add_action('wp_ajax_unfollow', 'pwuf_process_unfollow');

That’s it for processing, so all we need to do is combine it all together and add a little PHP documentation. our final actions.php file looks like this:

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<?php
 
/**
 * Ajax Actions
 *
 * @package     User Following System
 * @subpackage  Ajax Actions
 * @copyright   Copyright (c) 2012, Pippin Williamson
 * @license     http://opensource.org/licenses/gpl-2.0.php GNU Public License
 * @since       1.0
*/
 
 
/**
 * Processes the ajax request to follow a user
 *
 * @access      private
 * @since       1.0
 * @return      void
 */
 
function pwuf_process_new_follow() {
	if ( isset( $_POST['user_id'] ) && isset( $_POST['follow_id'] ) ) {
		if( pwuf_follow_user( absint( $_POST['user_id'] ), absint( $_POST['follow_id'] ) ) ) {
			echo 'success';
		} else {
			echo 'failed';
		}
	}
	die();
}
add_action('wp_ajax_follow', 'pwuf_process_new_follow');
 
 
/**
 * Processes the ajax request to unfollow a user
 *
 * @access      private
 * @since       1.0
 * @return      void
 */
 
function pwuf_process_unfollow() {
	if ( isset( $_POST['user_id'] ) && isset( $_POST['follow_id'] ) ) {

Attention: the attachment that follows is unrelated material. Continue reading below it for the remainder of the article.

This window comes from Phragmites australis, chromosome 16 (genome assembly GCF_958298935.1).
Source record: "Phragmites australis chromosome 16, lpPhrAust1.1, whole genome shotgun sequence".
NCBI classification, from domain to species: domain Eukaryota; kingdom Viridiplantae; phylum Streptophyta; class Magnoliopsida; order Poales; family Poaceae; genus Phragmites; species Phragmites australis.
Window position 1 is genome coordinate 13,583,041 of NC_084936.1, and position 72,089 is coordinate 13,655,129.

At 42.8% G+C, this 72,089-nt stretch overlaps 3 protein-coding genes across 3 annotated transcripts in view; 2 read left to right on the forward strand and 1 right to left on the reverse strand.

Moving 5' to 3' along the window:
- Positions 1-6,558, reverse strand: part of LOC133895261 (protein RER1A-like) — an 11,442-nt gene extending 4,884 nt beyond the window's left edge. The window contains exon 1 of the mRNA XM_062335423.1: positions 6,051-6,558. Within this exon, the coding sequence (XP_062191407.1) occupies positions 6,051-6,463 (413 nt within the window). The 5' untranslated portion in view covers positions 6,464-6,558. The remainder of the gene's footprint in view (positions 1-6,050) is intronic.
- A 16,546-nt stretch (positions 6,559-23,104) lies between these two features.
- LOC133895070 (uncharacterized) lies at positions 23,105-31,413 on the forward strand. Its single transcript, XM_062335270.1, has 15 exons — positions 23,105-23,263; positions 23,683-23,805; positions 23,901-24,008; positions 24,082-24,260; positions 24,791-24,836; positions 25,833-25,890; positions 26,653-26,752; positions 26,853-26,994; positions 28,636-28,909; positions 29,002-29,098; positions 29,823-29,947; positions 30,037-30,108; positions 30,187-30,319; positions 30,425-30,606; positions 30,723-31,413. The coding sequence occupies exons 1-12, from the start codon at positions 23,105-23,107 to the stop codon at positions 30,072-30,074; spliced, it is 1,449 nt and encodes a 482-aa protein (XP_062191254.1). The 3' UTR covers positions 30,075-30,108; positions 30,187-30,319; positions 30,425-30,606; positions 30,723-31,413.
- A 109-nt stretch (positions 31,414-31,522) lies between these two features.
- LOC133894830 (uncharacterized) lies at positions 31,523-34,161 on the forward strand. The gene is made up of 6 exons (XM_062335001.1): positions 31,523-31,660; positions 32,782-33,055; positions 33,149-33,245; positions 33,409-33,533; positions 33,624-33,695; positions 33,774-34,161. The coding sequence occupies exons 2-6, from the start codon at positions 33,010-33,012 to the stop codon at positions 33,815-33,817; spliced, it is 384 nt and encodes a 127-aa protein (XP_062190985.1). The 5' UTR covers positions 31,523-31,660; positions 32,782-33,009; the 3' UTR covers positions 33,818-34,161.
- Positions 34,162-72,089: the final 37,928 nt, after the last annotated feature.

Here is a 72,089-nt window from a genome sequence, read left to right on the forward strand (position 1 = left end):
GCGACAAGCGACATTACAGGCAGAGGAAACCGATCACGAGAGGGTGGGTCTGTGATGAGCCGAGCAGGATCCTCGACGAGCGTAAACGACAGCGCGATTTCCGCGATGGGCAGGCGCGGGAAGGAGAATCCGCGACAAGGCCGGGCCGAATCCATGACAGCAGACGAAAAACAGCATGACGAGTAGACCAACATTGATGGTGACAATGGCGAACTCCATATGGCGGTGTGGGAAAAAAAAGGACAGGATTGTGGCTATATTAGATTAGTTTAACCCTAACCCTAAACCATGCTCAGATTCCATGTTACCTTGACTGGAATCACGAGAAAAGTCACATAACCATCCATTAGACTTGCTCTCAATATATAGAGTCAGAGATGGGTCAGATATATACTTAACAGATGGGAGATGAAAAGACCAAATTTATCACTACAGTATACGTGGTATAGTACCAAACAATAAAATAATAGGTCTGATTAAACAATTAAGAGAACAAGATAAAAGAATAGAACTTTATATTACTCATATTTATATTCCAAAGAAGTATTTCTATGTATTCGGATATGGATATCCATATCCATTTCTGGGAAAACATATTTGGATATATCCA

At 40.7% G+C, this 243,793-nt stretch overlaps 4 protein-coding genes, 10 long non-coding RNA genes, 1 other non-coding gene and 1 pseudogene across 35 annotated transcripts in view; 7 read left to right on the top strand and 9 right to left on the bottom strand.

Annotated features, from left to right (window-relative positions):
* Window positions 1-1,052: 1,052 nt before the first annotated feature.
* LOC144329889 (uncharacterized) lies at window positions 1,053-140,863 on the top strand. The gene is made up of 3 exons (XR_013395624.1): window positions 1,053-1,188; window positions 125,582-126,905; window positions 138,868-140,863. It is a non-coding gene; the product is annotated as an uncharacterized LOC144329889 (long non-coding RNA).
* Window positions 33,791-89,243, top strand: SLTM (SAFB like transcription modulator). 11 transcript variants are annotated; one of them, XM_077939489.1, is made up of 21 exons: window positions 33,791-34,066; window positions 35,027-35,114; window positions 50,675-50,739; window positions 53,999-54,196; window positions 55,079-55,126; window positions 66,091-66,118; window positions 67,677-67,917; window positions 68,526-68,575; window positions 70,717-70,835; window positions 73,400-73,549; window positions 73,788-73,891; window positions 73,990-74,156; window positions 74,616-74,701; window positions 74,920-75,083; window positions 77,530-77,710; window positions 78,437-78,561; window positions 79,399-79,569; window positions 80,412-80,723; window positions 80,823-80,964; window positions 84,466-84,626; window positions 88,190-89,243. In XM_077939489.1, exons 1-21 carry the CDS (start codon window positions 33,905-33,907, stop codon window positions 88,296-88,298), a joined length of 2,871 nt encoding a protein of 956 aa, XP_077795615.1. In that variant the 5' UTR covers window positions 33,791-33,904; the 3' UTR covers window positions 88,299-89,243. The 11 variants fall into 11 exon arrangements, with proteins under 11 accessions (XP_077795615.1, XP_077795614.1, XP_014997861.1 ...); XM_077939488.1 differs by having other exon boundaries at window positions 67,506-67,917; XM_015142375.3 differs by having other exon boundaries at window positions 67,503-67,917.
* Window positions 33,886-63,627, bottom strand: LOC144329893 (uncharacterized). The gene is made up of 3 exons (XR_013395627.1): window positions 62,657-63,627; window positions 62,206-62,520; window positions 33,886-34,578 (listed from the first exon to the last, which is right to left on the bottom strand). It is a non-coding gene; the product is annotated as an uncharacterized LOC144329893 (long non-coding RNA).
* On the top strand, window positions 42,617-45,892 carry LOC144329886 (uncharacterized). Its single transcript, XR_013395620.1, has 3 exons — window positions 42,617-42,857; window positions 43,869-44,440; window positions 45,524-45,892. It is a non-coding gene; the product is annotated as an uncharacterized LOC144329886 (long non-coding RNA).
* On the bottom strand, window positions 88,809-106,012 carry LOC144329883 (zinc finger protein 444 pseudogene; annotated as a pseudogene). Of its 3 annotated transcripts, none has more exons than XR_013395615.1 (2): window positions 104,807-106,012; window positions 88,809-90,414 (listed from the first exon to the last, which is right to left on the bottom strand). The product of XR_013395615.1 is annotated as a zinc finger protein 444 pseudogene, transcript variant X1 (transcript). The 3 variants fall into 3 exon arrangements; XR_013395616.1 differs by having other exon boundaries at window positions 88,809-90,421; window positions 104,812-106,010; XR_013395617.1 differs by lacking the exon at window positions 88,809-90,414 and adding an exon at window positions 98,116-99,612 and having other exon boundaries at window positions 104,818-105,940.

if( pwuf_unfollow_user( absint( $_POST['user_id'] ), absint( $_POST['follow_id'] ) ) ) {
			echo 'success';
		} else {
			echo 'failed';
		}
	}
	die();
}
add_action('wp_ajax_unfollow', 'pwuf_process_unfollow');

In part 7, the final section to this tutorial series, will walk through creating two short codes: one for displaying follow / unfollow links, and one for displaying a list of recent posts from users you (the logged-in user) are following.

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  1. Robert Austin

    Hi

    Great series. I do have a couple of questions though.

    1) In the article you say “You may recall that in the previous part we setup a JS variable called “ajaxurl” that points to the core WordPress admin-ajax.php file”.

    If that is the case why would the $_POST[‘user_id’] and $_POST[‘follow_id’] get posted to the Actions.php script?

    2) What does “wp_ajax_follow” refer to. To my understanding the first part of an add_action call should be the “point” when you wish the function to be called. In this case it looks like you have generated your own custom point where you can plug into a plug-in (so to speak). But I can’t find the “wp_ajax_follow” do_action call. I may have missed it though.

    Regards

    Robert Austin

    • Pippin

      1). The actions.php file simply holds this functions, but the actual processing happens in the WordPress core file called “admin-ajax.php”, which is what ajaxurl points to.

      2). In order to completely understand this, you will need to understand how processing ajax requests in WordPress works. Take a look at this tutorial I did to see if it clears everything up for you: https://pippinsplugins.com/process-ajax-requests-correctly-in-wordpress-plugins/

  2. Robert Austin

    Hi

    Thank you for the response. That does help.

    Regards

    Robert Austin

  3. Jacob Dubail

    Hi Pippin,

    Should you be verifying the nonce in the pwuf_process_new_follow and pwuf_process_unfollow functions?

    Thanks,
    Jacob